Dean & Me
Jerry Lewis
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Buy *Dean & Me: A Love Story* online

Dean & Me: A Love Story

Jerry Lewis
352 pages
October 2005
rated 4 1/2 of 5 possible stars
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In 1956, I wasn’t even close to being a gleam in my father’s eye. No, it would be a little less than two decades later that I would come to be. So I wasn’t around during the heydays of Dean Martin and Jerry Lewis. I guess, like most people my age, our first recollections of Jerry Lewis are from his telethons and the movie he did in ‘83 called The King Of Comedy, in which he played disgruntled TV host Jerry Langston - a movie that was way ahead of its time on the obsessive nature of celebrity culture and showed a more serious and skillful acting performance by Lewis compared to the energetic, manic comedic explosions he was known for earlier in his career. King also features a tremendous performance by Robert De Niro, and his character was also off-type as he portrayed the lonely loser Rupert Pupkin.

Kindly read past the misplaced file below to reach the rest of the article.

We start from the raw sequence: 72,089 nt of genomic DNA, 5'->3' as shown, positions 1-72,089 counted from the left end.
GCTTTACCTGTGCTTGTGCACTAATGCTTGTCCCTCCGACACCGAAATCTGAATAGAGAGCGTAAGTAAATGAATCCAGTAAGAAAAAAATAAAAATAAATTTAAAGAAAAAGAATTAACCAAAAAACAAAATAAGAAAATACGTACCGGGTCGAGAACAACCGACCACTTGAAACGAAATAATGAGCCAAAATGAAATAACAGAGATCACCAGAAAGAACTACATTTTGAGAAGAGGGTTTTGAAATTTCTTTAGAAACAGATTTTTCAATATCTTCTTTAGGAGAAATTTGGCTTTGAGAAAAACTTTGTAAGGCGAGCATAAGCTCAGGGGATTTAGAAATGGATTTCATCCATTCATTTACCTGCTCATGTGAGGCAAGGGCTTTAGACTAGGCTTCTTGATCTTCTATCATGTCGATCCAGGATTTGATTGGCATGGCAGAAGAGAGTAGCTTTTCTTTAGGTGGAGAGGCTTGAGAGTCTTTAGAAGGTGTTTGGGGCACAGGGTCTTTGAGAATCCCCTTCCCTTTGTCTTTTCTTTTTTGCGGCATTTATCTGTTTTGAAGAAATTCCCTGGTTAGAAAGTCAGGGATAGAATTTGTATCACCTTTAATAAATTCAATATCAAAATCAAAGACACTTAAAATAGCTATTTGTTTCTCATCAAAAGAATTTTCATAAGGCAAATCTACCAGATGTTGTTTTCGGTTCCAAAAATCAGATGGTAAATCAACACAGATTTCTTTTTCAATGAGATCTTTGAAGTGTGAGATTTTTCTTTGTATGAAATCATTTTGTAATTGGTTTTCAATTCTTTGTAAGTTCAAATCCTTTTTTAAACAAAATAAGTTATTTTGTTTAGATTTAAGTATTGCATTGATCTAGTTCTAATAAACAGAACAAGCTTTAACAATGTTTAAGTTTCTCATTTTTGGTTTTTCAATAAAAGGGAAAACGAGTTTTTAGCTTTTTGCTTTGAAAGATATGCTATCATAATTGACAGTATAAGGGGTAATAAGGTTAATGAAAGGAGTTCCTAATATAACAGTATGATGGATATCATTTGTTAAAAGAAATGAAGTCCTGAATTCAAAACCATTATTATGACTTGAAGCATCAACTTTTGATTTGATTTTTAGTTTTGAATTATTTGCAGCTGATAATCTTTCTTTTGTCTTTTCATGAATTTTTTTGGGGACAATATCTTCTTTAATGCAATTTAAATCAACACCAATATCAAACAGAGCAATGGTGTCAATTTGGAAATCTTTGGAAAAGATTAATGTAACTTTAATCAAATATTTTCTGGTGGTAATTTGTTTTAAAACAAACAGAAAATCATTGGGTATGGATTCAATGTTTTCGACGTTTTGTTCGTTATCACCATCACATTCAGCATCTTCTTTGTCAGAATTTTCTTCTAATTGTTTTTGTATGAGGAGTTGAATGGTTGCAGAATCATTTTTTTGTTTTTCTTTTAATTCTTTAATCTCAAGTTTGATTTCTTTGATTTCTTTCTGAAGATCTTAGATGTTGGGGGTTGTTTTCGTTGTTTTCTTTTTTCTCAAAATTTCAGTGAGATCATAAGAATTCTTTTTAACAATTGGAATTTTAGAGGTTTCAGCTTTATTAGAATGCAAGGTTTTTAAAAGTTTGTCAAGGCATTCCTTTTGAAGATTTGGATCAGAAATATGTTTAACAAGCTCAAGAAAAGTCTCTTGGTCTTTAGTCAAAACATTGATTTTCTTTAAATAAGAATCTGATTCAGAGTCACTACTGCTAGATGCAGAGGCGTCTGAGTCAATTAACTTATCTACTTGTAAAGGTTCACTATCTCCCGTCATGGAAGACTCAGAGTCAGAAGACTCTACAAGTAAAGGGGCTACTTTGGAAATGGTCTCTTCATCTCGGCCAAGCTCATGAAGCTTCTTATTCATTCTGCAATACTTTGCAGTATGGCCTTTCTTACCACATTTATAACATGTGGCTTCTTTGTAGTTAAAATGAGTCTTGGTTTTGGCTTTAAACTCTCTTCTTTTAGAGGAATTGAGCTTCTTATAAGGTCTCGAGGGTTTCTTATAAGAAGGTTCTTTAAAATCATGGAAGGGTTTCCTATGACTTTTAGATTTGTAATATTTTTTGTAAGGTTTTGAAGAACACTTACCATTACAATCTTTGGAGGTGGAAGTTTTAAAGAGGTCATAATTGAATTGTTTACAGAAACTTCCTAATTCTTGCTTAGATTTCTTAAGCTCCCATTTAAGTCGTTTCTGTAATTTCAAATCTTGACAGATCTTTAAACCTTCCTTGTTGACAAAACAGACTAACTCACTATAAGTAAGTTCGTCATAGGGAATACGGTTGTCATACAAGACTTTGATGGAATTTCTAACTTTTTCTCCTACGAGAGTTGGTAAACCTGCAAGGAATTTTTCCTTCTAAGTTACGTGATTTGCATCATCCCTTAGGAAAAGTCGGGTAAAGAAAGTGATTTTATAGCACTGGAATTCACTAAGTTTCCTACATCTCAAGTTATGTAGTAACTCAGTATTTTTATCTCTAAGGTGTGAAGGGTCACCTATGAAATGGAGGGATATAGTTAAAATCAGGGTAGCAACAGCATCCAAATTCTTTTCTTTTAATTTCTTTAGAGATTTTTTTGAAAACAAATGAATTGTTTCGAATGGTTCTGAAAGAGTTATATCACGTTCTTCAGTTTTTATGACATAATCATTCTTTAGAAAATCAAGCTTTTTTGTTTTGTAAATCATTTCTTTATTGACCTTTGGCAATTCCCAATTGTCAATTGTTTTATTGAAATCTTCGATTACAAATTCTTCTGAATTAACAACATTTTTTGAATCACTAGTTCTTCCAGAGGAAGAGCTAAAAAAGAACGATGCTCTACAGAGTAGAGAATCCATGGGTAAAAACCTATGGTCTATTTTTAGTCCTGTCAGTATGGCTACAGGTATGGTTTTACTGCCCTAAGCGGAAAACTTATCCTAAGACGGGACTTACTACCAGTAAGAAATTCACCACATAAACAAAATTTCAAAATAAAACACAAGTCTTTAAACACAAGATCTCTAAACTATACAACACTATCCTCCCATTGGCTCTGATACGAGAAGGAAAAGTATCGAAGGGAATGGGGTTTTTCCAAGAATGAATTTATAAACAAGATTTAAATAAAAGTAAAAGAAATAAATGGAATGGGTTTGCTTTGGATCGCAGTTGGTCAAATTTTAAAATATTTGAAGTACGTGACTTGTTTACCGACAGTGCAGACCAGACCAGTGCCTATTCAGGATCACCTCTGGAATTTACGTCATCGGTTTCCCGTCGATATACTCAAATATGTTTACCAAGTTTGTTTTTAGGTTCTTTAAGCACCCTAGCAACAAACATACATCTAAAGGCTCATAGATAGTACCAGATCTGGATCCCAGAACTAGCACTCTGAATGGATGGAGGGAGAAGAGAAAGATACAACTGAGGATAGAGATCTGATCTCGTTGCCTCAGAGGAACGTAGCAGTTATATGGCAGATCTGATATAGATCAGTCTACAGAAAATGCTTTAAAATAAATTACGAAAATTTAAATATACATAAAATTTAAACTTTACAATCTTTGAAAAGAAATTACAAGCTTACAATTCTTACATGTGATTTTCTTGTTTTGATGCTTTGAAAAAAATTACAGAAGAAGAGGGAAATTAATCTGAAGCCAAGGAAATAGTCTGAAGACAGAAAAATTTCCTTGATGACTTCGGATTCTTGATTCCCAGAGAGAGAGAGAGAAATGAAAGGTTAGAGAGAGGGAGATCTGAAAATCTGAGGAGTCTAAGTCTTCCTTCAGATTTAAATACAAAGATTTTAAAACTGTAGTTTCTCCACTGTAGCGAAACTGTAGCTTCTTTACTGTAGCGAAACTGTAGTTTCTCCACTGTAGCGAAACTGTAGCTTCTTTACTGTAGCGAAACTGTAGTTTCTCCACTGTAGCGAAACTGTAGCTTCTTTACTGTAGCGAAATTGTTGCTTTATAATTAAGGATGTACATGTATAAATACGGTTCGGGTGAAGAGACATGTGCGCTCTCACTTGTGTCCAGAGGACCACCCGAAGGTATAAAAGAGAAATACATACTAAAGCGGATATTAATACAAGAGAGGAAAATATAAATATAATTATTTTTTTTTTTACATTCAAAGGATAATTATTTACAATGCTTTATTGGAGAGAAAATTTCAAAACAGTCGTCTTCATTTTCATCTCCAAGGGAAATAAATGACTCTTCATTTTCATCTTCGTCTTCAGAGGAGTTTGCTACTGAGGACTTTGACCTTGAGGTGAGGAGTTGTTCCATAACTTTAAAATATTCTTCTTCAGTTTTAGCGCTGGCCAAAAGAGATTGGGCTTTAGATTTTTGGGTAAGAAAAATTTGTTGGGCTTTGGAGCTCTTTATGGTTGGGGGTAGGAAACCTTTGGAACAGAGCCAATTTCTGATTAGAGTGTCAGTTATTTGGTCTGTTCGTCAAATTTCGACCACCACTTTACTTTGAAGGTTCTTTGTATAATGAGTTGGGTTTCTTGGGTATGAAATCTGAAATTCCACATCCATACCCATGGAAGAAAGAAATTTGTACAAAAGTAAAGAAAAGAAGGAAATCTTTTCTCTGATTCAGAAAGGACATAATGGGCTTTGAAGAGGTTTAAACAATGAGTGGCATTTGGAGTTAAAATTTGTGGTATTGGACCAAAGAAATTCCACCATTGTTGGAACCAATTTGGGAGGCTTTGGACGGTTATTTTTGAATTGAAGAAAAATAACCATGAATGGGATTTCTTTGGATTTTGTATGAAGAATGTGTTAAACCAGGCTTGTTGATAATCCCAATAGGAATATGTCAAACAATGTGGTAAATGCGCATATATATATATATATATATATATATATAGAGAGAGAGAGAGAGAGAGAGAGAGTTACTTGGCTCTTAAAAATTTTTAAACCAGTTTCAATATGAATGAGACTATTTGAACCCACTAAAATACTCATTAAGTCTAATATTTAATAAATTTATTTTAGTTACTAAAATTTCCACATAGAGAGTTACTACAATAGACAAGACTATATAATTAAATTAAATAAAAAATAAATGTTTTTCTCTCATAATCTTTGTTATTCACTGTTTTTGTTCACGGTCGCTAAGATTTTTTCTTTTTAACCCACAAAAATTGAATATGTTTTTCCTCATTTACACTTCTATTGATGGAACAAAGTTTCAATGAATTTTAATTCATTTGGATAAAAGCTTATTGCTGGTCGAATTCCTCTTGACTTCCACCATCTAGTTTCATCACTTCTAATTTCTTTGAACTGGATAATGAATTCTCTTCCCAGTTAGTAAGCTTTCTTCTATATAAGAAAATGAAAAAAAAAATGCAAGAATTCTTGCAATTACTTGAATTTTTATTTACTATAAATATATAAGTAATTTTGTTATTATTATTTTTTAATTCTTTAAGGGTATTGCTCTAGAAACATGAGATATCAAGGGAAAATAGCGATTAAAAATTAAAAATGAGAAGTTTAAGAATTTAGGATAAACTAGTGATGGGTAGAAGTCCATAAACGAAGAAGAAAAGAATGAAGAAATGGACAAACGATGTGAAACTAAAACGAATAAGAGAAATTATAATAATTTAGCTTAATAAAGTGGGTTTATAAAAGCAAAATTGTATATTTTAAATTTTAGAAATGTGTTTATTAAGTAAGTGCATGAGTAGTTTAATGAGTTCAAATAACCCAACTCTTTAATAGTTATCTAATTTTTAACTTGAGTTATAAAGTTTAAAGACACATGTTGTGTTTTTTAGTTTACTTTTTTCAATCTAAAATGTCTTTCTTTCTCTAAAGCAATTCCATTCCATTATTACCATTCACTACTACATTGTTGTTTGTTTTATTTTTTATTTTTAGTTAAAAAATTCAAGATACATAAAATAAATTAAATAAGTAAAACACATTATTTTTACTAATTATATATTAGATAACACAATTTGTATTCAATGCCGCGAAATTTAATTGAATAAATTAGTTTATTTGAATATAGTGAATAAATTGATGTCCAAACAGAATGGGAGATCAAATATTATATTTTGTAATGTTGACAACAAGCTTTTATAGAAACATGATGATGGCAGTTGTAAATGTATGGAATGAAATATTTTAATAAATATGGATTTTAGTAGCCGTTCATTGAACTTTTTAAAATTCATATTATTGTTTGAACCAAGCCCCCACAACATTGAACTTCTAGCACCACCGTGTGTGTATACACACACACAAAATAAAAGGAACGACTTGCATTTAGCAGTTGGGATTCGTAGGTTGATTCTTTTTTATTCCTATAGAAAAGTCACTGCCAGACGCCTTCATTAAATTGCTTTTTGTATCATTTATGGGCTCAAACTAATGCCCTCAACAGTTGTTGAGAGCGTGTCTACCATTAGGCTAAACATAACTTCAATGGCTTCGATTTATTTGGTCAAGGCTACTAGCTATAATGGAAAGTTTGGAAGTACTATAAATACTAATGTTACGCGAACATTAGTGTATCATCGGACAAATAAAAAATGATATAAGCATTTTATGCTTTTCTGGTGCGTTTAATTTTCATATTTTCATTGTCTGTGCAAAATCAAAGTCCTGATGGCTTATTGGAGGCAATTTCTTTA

As for Dean Martin, I can only barely remember some appearances on Johnny Carson’s Tonight Show and old clips of him singing with drink in hand. That glass was so prominent, to this day when I drink from a glass like it, I fondly refer to it as a “Dean Martin” glass. So it’s with this limited knowledge that I cracked open this book and started to read.

Dean & Me: A Love Story is written by Jerry Lewis with co-writer James Kaplan. But all of Jerry’s voice comes through in the narrative. It sucks you right in from the start and never bogs down over its three hundred and twenty-six page journey. The flow of the prose is very conversational as Jerry talks of his initial struggles, the times, and how he met Dean Martin for the first time:

“Suddenly, at Broadway and Fifty fourth, Sonny spotted someone across the street: a tall, dark, and incredibly handsome man in a camels hair coat. His name Sonny said was Dean Martin. Just looking at him intimidated me: How does anybody get that handsome? I smiled at the sight of him in that camel’s-hair coat. Harry Horseshit, I thought. That was what we used to call a guy who thought he was smooth with the ladies. Anybody who wore a camel’s-hair overcoat, with a camel’s hair belt and fake diamond cuff links, was automatically Harry Horseshit. But this guy I knew was the real deal.”
Everything is covered from Jerry’s personal triumphs, illnesses, and failures to Dean’s tragic loss of his son and of course, in vivid detail, those wonderful years Dean and Jerry worked together on stage and on screen. And it also details the erosion of that special relationship, all written without ego, though when one party has passed on, its only one side of the story. Still an amazing and fantastic look at a special time and special people.

Originally published on Curled Up With A Good Book at © Bobby Blades, 2005

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